Geraint Talfan Davies: No emotional case made to remain in EU
Two senior figures involved in the failed campaign to keep the UK in the EU have criticised the strategy of the bid to get people to vote Remain.
Geraint Talfan Davies, former chairman of the Wales Stronger In Europe, said an "emotional" case had not been made to stay in the EU in June's referendum.
Meanwhile, Plaid Cymru's Dafydd Wigley said Stronger In made the "wrong" assumption that the referendum would have turn-out like a general election.
He was a board member of the group.
Mr Talfan Davies, speaking to BBC Wales, said: "There wasn't enough in the [Remain] campaign to have an emotional impact."
"I think the Leave side managed to create an emotional charge.
"There wasn't anything in the Remain side that had the punch of a phrase like 'take back control'."
"If you have got communities that feel left behind you need to inspire them in some way," he said, adding that the financial arguments "didn't connect as people thought it could".
'Undermined the model'
Former Plaid leader Lord Wigley, who spoke after he delivered a lecture at the National Eisteddfod in Abergavenny, Monmouthshire, said Stronger In had "already adopted its strategy" when he joined the board, which he said had served an advisory role.
Plaid had backed a Remain vote in the June referendum and had worked with Stronger In, which was the official cross-party campaign in the pro-EU camp.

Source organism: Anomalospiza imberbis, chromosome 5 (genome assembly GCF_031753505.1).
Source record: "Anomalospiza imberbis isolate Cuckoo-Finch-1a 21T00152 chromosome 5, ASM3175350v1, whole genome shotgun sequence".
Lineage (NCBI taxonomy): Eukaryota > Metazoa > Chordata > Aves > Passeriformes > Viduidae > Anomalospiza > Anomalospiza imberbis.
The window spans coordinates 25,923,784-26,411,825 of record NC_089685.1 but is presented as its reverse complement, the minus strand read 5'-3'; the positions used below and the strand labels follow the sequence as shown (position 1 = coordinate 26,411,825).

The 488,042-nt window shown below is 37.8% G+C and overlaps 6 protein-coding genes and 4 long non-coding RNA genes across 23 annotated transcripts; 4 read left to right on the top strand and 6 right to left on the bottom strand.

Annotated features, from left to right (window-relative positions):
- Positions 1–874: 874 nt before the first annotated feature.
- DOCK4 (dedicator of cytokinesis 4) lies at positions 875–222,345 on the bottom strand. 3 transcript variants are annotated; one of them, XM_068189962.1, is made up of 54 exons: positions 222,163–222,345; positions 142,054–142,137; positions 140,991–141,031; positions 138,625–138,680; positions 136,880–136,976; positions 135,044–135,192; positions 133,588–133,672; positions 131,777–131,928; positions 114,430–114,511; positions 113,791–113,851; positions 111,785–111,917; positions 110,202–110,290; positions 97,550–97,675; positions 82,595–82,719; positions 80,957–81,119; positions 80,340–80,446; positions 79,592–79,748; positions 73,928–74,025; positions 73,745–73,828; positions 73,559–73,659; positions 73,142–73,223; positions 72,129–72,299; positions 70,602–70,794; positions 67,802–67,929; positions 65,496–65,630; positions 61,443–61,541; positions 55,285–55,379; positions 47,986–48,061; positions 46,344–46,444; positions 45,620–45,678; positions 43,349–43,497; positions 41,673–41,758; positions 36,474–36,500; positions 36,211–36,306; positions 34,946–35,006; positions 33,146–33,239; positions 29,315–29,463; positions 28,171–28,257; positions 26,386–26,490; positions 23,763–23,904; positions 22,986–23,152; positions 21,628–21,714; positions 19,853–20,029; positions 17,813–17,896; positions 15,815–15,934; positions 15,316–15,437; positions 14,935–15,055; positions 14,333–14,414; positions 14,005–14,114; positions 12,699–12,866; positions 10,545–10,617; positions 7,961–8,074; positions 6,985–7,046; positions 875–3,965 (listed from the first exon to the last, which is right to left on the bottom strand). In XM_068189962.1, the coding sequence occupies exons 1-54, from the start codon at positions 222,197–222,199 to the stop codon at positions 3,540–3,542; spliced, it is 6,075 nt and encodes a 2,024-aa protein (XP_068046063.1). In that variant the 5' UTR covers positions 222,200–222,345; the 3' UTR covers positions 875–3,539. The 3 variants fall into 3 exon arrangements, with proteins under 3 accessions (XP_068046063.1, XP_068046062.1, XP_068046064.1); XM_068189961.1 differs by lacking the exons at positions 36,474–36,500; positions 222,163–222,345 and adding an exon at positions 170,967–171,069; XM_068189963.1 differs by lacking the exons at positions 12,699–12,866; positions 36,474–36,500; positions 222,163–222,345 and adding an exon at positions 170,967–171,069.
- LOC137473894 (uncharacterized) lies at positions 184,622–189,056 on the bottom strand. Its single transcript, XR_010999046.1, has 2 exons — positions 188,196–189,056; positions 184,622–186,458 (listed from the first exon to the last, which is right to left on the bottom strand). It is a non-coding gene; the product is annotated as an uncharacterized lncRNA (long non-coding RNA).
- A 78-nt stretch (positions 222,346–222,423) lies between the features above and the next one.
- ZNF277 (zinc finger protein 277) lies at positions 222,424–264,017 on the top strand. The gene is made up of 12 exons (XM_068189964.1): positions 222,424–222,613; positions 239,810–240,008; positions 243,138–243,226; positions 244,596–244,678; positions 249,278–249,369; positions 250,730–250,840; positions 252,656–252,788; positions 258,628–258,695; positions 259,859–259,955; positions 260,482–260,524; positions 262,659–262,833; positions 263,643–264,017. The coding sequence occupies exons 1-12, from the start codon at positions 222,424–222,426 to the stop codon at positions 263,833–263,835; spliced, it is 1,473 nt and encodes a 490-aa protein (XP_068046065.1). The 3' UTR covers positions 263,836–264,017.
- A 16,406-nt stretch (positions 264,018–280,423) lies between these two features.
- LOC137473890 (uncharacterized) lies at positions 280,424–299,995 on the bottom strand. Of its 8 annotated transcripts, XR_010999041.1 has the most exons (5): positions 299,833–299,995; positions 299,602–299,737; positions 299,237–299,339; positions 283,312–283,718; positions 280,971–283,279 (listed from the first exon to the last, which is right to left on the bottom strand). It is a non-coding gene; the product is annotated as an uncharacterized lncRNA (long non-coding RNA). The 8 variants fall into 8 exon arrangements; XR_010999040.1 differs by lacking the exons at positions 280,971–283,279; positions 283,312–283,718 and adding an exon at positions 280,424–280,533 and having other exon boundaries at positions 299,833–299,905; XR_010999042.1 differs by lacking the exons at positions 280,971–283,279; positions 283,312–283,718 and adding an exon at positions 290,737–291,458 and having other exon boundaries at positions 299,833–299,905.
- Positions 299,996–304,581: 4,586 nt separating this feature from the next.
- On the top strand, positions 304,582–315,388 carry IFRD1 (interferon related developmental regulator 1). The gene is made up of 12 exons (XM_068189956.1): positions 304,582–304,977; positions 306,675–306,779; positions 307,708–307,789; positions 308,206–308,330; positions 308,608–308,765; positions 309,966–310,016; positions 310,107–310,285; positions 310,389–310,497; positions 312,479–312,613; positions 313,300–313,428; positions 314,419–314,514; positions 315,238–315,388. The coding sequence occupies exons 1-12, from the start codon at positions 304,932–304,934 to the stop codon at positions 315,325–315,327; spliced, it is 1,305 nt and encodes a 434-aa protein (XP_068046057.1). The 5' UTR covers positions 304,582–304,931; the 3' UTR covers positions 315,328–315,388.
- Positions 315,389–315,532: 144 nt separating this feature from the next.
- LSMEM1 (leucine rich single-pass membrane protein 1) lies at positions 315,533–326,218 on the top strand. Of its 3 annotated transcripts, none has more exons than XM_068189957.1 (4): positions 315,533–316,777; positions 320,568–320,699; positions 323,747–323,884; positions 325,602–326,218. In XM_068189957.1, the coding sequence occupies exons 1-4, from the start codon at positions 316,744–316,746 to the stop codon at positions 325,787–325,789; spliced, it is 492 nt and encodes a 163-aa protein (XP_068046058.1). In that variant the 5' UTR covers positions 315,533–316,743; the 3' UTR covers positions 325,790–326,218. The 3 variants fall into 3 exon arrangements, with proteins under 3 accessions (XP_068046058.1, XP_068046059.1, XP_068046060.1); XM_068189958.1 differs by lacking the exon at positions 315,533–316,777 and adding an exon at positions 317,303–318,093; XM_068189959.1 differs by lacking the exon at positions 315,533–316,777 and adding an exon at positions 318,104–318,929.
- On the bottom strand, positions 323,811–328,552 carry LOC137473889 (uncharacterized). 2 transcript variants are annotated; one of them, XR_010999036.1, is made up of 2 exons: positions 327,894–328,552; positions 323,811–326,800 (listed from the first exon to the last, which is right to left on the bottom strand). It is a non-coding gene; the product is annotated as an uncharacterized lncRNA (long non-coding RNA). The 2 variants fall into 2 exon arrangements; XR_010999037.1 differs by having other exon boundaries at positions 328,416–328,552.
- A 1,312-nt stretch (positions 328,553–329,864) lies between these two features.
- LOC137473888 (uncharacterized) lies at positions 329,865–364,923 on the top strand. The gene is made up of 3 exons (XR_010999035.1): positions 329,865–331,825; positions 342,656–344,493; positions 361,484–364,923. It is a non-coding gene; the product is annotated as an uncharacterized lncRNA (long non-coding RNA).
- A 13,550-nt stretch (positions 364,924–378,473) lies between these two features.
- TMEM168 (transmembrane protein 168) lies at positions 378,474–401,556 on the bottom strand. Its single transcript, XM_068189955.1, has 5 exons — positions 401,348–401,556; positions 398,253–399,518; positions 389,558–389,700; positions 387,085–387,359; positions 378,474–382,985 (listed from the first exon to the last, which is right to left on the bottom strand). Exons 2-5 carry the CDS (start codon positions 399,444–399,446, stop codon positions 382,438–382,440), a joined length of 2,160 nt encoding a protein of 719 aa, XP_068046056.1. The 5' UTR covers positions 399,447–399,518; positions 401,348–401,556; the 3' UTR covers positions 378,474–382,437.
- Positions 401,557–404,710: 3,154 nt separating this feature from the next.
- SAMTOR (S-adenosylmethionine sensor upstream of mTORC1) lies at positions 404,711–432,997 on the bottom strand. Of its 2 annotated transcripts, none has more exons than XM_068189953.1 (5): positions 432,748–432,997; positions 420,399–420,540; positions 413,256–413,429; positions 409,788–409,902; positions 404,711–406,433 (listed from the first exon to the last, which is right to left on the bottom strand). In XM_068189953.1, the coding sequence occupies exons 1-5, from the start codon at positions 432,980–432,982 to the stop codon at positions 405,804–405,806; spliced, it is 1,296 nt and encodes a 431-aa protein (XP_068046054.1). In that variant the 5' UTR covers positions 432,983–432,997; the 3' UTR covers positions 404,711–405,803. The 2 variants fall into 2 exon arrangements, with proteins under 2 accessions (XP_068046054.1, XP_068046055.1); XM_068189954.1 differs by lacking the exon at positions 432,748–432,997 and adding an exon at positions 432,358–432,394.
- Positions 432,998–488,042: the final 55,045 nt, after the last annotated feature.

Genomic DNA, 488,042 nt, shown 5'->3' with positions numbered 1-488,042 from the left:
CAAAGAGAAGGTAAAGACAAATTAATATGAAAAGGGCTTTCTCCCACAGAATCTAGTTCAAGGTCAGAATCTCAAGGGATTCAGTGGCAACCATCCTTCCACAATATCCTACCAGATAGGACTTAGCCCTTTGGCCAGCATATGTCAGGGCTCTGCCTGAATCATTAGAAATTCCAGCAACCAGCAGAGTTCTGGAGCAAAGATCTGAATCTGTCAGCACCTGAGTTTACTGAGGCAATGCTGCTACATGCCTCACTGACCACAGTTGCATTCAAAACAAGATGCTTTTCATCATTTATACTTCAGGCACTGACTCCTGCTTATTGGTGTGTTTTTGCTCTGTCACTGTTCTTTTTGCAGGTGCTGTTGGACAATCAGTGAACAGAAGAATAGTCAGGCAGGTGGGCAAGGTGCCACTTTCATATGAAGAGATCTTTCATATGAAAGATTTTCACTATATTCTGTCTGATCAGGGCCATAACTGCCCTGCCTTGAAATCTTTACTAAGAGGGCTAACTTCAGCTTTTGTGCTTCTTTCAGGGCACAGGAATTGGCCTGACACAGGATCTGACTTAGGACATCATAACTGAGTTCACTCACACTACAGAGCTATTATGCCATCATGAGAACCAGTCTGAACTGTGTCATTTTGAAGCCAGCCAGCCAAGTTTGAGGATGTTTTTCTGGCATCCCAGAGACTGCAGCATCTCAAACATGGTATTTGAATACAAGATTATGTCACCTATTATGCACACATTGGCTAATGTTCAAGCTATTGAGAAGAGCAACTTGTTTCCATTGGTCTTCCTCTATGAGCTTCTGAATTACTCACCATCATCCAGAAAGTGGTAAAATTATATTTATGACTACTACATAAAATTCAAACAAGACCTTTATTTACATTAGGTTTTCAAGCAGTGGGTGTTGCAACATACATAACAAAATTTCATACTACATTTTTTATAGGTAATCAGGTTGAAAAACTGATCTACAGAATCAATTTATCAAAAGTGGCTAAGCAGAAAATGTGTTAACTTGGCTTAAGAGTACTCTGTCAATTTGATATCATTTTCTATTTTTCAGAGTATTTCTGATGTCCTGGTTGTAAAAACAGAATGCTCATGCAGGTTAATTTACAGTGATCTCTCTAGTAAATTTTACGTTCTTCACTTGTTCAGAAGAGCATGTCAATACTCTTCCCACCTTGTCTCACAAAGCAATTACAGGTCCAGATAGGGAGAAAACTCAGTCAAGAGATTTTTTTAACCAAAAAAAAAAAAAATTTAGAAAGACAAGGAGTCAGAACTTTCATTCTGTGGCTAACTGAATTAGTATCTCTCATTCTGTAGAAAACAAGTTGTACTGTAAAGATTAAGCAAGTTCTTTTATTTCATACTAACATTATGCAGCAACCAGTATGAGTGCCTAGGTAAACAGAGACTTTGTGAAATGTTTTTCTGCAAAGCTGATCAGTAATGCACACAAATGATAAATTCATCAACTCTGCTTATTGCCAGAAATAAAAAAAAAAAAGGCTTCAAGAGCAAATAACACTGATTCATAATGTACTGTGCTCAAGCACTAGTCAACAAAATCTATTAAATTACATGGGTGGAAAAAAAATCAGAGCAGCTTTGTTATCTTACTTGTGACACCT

Lord Wigley said he argued "very strongly that there wasn't enough in the strategy to inspire people to go out and work" for a Remain vote.
"The strategy was based on the American concept of analysing who are the swing voters and concentrating entirely on those," he said.
"That assumed that there would be a similarity of turnout to those who vote in a general election.
"What we saw in many of the strong Brexitarians were people who never turn out at elections turning out this time to protest against the whole system.
"That undermined the model that Stronger In had developed."
Lord Wigley said that if the referendum was run again, Plaid Cymru should campaign alone.
"The problem was the referendum came straight after the assembly election," he said.
"All the political parties in Wales were tired, they had thrown everything they could into that."